Cobol is alive and kicking in Brazil

Cobol is alive and kicking in Brazil

Summary: Organizations continue to invest in development based on the programming language despite skills shortages, says study

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Programming language Cobol still represents an important part of development budgets in Brazilian IT organizations and that will continue to be the case in the coming years, according to research.

According to a study by software vendor Micro Focus that covered 370 development professionals in Brazil, some 52 percent of those polled say that Cobol is the main mainframe language utilized at their organizations.

In terms of resourced devoted to development in that programming language, 49 percent of the respondents said they write only Cobol-based code and 43 percent said their employers have teams exclusively dedicated to development in Cobol.

Looking forward, some 64,8 percent said they intend to write new Cobol-based applications in the next few years. When the subject is changes to existing applications, half of the respondents said the top two priorities were implementing web services, followed by improvements in the user interface.

Despite the need for skilled Cobol programmers in Brazil, the local market is suffering with a skills shortage, worsened by the fact that IT universities and colleges do not consider the programming language important.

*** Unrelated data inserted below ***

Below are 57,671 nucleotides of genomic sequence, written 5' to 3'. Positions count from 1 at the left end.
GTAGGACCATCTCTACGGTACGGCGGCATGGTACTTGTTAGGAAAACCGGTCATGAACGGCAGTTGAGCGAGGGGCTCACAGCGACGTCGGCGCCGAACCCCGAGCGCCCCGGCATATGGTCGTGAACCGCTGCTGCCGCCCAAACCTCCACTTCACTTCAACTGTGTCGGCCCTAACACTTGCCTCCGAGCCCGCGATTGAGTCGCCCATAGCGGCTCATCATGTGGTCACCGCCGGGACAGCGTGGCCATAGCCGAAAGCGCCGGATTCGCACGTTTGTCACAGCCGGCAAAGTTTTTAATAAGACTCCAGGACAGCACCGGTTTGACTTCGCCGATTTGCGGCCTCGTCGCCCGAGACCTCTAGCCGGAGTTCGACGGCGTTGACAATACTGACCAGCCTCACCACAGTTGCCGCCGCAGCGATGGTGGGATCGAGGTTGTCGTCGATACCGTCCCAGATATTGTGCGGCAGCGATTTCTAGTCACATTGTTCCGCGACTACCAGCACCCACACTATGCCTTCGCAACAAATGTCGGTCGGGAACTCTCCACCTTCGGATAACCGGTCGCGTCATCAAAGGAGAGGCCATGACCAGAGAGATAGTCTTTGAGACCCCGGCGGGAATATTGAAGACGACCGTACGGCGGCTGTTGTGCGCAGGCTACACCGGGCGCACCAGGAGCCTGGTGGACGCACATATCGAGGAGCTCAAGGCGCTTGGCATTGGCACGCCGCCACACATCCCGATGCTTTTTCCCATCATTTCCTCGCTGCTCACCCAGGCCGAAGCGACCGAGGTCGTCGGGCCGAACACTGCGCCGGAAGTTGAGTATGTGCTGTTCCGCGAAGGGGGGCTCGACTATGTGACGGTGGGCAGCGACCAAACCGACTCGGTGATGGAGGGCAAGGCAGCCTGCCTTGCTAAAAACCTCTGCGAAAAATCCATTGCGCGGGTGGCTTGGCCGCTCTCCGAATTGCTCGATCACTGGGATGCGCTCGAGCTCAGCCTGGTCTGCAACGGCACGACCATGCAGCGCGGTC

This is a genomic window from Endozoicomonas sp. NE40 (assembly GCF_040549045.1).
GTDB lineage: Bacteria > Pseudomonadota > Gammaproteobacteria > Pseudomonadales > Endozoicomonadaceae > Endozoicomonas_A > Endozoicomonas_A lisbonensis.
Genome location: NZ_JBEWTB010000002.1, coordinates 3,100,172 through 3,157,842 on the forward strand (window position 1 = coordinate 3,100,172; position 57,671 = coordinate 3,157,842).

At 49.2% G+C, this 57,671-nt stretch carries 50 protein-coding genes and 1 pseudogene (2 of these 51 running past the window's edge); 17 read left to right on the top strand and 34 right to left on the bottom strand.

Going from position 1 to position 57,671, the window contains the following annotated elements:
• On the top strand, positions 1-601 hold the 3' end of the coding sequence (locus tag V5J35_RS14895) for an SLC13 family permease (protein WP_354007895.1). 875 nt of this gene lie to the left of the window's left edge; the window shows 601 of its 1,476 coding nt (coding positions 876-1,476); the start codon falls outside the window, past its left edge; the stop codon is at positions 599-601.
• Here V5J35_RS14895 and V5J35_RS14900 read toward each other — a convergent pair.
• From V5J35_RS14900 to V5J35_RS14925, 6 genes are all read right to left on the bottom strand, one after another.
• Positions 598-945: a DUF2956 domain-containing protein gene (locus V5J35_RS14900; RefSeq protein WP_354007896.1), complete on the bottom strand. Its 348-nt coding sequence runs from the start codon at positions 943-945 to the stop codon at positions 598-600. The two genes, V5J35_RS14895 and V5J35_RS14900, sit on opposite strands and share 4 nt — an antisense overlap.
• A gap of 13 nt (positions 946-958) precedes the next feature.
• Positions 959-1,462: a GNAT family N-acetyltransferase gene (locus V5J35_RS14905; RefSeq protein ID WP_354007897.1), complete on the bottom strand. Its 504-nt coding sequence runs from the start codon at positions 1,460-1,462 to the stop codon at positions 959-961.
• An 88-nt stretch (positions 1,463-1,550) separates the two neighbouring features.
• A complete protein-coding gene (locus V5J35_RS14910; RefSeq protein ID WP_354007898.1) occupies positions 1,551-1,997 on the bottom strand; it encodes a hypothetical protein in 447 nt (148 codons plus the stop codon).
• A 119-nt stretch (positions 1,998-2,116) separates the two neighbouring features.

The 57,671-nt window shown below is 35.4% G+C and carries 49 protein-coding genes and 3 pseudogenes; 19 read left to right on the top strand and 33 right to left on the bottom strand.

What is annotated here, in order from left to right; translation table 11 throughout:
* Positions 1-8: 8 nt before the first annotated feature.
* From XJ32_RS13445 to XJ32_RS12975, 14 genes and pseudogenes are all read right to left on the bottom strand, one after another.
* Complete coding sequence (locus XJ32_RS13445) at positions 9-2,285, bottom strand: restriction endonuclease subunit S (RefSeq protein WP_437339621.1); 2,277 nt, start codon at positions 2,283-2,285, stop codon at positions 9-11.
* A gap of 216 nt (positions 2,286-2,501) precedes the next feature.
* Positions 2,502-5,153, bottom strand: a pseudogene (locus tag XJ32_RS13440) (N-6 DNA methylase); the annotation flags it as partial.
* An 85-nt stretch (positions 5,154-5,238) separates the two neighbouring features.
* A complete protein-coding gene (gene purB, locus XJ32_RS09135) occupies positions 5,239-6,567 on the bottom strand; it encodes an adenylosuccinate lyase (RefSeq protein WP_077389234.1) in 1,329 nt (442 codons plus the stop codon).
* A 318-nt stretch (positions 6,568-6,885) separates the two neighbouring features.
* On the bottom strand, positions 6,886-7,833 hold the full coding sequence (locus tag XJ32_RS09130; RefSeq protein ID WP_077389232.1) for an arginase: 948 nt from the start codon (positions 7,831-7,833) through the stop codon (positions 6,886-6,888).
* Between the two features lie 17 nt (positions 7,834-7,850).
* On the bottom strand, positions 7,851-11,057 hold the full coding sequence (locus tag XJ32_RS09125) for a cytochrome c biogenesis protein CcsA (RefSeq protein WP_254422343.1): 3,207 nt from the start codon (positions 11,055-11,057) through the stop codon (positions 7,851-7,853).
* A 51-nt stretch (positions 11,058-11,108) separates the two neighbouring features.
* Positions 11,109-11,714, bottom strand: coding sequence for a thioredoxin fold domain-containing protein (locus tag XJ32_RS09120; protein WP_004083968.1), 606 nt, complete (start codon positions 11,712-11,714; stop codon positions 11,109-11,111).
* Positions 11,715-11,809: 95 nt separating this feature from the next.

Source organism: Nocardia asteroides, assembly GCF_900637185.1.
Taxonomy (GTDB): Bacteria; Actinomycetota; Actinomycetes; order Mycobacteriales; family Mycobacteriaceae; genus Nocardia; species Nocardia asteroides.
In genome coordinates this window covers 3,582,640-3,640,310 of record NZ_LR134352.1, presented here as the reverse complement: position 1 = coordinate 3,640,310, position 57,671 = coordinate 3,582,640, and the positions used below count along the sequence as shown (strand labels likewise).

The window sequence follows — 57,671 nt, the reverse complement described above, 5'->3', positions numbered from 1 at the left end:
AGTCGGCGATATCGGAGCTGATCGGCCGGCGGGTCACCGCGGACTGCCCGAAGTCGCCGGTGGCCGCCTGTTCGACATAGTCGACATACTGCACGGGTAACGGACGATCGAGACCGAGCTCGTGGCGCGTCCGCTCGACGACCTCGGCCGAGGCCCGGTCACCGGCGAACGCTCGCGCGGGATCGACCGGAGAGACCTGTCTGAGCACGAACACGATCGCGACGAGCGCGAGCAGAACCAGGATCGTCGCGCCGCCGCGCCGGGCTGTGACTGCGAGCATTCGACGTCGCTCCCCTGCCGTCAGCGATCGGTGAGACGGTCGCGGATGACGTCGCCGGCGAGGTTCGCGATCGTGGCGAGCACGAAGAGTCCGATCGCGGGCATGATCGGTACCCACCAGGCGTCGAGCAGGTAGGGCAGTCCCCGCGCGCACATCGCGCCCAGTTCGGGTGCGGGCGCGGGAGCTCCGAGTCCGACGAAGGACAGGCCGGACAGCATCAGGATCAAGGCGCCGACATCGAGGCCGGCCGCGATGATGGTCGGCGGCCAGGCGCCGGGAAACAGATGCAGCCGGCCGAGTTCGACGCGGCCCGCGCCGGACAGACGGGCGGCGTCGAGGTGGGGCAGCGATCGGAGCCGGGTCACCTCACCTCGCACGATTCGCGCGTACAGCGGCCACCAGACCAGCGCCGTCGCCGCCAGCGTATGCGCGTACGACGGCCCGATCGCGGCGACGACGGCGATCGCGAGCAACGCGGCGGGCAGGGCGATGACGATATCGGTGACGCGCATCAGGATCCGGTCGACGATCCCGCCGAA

Another Micro Focus study conducted with 119 coordinators of university IT courses worldwide - including Brazil - confirms this worrying trend. Some 58 of those polled believe that Cobol programming should be part of the mandatory curricula of IT course with 54 percent affirming that demand for Cobol skills will rise or maintain the current pace in the next decade.

However, out of the 27 percent of universities offering Cobol programming as part of their course curricula, only 18 percent believe that these skills are essential to their students' careers.

Topics: Software Development, IT Priorities

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13 comments
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  • Kobols

    I remember killing lots of Kobols in my youth, even as a first level Cleric. They're pretty weak sauce.
    dsf3g
  • As recently as 2010

    I was talking to a high-school buddy that said he was programming in COBOL for the USPS. I guess it's not a dead language.
    harry_dyke
    • LOL!

      Perhaps but since the USPS is practically dead and continuing the hemorrhage cash, I'm not sure if you can use them as a barometer for the health of the COBOL language.
      BruinB88
  • COBOL just keeps on going...

    Back in 1979 I started a BSc in Computing Science. We covered COBOL as one of the languages, but were told that its days were numbered. Somehow I can't see it dying off just yet! Think I need to see if I can remember how to program in COBOL, wouldn't mind a trip to Brazil ;-)

    On the same course we were shown examples of program storage, one of which was punched paper tape. This, we were reliably informed, was obsolete. Imagine my shock at my first job after graduating, having to work with rolls of the blessed stuff, both 8- and 5-hole tape. DEC always had problems servicing the paper tape punch/reader, as they didn't have many units in stores to replace ours if it failed in the PDP-11/24 we used.
    SJLyons50
  • COBOL like Latin isnt dead but has achieved archaic status

    nt
    greywolf7